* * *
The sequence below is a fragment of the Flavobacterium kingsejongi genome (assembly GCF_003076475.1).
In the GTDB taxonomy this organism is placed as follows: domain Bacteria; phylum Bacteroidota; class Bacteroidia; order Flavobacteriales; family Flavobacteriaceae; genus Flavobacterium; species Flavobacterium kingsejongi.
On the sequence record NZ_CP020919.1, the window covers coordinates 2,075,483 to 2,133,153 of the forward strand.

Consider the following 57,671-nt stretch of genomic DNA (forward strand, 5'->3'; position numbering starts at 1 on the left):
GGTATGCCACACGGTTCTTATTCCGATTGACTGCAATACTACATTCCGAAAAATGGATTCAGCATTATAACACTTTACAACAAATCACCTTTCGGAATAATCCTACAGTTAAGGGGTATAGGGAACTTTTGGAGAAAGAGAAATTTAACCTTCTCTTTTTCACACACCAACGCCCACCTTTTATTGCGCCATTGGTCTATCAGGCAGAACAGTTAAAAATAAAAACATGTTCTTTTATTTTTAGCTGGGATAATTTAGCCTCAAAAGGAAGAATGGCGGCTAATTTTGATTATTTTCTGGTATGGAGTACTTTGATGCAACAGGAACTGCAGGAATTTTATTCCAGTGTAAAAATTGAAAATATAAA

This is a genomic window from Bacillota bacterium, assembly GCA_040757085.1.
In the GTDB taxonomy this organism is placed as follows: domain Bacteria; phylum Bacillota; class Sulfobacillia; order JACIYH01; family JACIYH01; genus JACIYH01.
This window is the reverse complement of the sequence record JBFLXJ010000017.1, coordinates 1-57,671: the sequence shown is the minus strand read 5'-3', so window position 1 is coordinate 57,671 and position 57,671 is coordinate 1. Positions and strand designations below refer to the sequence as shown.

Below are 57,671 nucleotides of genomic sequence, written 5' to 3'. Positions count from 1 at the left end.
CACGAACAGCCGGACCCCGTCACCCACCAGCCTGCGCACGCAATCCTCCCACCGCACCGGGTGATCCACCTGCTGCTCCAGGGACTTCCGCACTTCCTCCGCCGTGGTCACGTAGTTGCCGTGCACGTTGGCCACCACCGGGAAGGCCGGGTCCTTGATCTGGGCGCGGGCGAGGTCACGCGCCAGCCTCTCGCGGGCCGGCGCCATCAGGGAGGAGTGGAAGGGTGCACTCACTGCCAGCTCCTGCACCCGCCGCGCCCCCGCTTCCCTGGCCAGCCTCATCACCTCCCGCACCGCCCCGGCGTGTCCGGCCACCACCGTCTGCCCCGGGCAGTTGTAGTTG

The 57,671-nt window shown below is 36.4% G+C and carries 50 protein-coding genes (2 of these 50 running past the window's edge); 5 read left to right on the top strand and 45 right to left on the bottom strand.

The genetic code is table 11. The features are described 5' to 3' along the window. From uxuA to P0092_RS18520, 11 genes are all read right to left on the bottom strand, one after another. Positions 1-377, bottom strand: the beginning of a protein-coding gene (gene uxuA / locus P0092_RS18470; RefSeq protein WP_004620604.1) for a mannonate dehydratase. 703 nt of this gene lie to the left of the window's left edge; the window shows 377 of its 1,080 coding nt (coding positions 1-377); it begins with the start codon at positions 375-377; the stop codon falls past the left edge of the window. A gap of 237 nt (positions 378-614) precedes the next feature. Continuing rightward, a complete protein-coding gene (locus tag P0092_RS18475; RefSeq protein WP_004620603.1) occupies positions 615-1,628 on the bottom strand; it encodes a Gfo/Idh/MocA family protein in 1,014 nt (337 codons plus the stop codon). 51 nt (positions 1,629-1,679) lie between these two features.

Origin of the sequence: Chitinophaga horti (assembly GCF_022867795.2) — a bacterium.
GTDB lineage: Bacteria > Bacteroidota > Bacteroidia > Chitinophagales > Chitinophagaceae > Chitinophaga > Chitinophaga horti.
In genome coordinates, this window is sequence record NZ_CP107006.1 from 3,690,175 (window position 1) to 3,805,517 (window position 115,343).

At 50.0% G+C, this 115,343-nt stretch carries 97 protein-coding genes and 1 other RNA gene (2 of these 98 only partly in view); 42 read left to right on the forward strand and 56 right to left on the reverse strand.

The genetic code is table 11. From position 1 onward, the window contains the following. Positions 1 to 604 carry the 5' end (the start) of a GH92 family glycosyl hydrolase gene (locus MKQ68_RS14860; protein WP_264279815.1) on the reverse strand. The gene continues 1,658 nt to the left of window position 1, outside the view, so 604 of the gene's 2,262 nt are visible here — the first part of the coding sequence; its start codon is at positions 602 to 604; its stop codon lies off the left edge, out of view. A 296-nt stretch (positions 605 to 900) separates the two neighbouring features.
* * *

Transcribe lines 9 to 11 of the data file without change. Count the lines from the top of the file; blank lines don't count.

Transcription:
Below are 57,671 nucleotides of genomic sequence, written 5' to 3'. Positions count from 1 at the left end.
CACGAACAGCCGGACCCCGTCACCCACCAGCCTGCGCACGCAATCCTCCCACCGCACCGGGTGATCCACCTGCTGCTCCAGGGACTTCCGCACTTCCTCCGCCGTGGTCACGTAGTTGCCGTGCACGTTGGCCACCACCGGGAAGGCCGGGTCCTTGATCTGGGCGCGGGCGAGGTCACGCGCCAGCCTCTCGCGGGCCGGCGCCATCAGGGAGGAGTGGAAGGGTGCACTCACTGCCAGCTCCTGCACCCGCCGCGCCCCCGCTTCCCTGGCCAGCCTCATCACCTCCCGCACCGCCCCGGCGTGTCCGGCCACCACCGTCTGCCCCGGGCAGTTGTAGTTG

The 57,671-nt window shown below is 36.4% G+C and carries 50 protein-coding genes (2 of these 50 running past the window's edge); 5 read left to right on the top strand and 45 right to left on the bottom strand.